Chicago's mayor reverses course on a potential federal probe into Chicago police practices, while Gov. Bruce Rauner offers him some support.
A day after calling the idea of the U.S. Department of Justice's Civil Rights Division investigating Chicago police "misguided," Chicago Mayor Rahm Emanuel now says he welcomes a probe into what he calls "systemic issues embedded in" the Chicago Police Department.
Several high-profile Democrats have called for such an investigation, including presidential candidate Hillary Clinton, U.S. Sen. Dick Durbin (D-Ill.), and Illinois Attorney General Lisa Madigan.

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But Emanuel says he's only clarifying his remarks, not flip-flopping.
"I was addressing the question as it relates to Laquan McDonald and adding an investigation. I own the confusion and that's why I want to clarify and set the record straight," Emanuel said.
He's referring to an ongoing investigation by the U.S. Attorney's office into the shooting of 17-year-old McDonald by a Chicago police officer last year.
Gov. Bruce Rauner was sitting alongside Emanuel at the opening of Google's new Chicago offices Thursday, and afterward the event, described his reaction to the video of McDonald being killed.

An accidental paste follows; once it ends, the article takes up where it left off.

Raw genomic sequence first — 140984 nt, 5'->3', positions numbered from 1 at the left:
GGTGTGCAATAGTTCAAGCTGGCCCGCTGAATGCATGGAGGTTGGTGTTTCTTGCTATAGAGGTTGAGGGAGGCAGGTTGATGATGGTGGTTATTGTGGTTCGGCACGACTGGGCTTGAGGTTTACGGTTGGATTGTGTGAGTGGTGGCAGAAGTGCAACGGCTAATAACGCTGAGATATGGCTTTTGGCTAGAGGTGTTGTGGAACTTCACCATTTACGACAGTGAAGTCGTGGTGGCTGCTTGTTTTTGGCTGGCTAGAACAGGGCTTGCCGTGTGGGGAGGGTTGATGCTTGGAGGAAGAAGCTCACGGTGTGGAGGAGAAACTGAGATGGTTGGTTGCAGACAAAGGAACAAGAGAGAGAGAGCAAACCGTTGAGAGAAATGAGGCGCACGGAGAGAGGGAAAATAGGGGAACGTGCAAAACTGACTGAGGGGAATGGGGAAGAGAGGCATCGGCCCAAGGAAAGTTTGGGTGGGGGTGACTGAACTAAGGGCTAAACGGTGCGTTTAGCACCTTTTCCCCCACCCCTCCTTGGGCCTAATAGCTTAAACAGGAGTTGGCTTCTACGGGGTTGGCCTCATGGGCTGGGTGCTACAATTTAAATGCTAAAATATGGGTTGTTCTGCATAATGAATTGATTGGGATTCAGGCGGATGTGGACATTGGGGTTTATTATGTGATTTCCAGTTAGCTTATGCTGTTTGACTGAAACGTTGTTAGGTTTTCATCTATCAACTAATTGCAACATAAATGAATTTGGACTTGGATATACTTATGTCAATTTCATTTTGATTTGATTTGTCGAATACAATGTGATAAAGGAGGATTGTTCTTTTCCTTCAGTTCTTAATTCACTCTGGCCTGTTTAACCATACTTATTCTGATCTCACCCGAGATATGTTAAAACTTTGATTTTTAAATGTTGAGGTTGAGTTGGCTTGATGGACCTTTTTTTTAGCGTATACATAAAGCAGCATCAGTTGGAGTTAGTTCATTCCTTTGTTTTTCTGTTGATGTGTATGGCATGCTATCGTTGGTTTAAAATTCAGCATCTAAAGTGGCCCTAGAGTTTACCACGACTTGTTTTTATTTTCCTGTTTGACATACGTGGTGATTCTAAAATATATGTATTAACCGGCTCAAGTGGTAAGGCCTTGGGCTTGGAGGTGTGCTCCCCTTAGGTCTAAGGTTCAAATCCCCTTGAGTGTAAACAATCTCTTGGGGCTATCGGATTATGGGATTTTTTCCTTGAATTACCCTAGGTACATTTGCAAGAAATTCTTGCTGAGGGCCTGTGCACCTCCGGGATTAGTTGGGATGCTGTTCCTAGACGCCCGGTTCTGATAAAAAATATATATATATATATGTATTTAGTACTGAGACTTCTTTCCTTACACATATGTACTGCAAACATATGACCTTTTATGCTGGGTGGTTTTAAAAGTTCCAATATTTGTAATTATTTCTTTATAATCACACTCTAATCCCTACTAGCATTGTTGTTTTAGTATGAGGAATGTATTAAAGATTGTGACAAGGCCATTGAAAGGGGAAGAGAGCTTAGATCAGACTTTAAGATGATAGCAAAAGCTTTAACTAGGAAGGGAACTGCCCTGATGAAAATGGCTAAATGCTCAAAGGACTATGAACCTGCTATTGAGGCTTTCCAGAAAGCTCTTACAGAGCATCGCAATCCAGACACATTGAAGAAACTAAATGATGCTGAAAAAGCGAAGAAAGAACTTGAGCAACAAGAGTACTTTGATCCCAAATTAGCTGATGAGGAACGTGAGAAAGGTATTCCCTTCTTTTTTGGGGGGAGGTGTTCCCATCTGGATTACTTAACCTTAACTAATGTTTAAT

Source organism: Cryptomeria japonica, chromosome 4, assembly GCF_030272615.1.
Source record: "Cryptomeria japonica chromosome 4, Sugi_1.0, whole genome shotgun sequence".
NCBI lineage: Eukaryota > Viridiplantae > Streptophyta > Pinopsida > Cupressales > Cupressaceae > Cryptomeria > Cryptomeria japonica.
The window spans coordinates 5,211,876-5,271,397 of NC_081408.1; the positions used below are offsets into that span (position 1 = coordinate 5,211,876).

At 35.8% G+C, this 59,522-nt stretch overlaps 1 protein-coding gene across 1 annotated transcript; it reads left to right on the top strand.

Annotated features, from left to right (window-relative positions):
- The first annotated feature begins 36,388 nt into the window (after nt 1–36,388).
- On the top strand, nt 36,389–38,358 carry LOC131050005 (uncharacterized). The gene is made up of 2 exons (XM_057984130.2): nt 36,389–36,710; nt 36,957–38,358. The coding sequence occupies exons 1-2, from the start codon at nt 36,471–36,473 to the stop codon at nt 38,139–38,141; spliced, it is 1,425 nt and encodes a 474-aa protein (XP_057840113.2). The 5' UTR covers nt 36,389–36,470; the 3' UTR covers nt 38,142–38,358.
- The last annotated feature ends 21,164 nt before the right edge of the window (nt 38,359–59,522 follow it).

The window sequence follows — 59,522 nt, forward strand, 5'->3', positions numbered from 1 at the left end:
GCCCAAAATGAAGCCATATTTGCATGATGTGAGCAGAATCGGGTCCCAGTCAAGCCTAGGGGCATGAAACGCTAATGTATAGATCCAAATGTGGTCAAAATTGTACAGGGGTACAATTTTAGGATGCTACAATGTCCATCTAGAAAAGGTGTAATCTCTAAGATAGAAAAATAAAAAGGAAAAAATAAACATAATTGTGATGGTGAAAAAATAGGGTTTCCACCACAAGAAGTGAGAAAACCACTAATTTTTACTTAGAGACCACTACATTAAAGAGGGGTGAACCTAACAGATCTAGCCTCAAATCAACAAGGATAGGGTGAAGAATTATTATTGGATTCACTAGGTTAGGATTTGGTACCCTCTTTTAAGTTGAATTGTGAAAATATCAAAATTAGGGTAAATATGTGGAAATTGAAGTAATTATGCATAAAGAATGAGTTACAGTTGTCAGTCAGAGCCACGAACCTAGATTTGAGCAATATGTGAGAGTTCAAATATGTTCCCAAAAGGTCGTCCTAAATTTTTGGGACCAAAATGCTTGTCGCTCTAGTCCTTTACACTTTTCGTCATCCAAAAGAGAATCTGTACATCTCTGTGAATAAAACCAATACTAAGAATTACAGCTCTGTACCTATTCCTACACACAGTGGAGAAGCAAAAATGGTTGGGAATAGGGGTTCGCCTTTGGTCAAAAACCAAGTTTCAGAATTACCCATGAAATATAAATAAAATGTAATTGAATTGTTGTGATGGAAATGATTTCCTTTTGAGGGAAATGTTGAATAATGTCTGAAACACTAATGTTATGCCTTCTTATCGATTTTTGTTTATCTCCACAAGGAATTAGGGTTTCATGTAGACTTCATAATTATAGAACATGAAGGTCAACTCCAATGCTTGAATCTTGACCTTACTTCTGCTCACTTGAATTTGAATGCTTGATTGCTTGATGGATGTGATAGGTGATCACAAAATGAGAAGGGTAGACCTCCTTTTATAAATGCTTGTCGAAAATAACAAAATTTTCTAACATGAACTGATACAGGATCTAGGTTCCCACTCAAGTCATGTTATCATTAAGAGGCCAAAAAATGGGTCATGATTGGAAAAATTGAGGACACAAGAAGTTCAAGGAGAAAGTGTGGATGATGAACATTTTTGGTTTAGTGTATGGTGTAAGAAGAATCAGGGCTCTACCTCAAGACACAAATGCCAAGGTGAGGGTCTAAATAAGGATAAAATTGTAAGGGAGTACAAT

"I cried," Rauner said. "I cried for the young man who was brutally shot. I cried for the thousands of police officers who are honest and hardworking, put themselves in harm's way to serve and protect us, and whose reputation gets damaged by the behavior by a few bad people."
Rauner says Emanuel's support of a DOJ investigation is a positive step, though Rauner isn't shy about questioning why it took 13 months to charge police officer Jason Van Dyke with murder.
"Anybody who sees that video has to reasonably wonder: why would it take so long to prosecute or deal with this?" Rauner said.
When asked about the pressure on Emanuel and Cook County State's Attorney Anita Alvarez to resign due to their handling of this investigation, Rauner said he wouldn't comment. Emanuel himself was asked if there's any way he won't finish out his current four-year term, to which he answered "No," then walked away from reporters.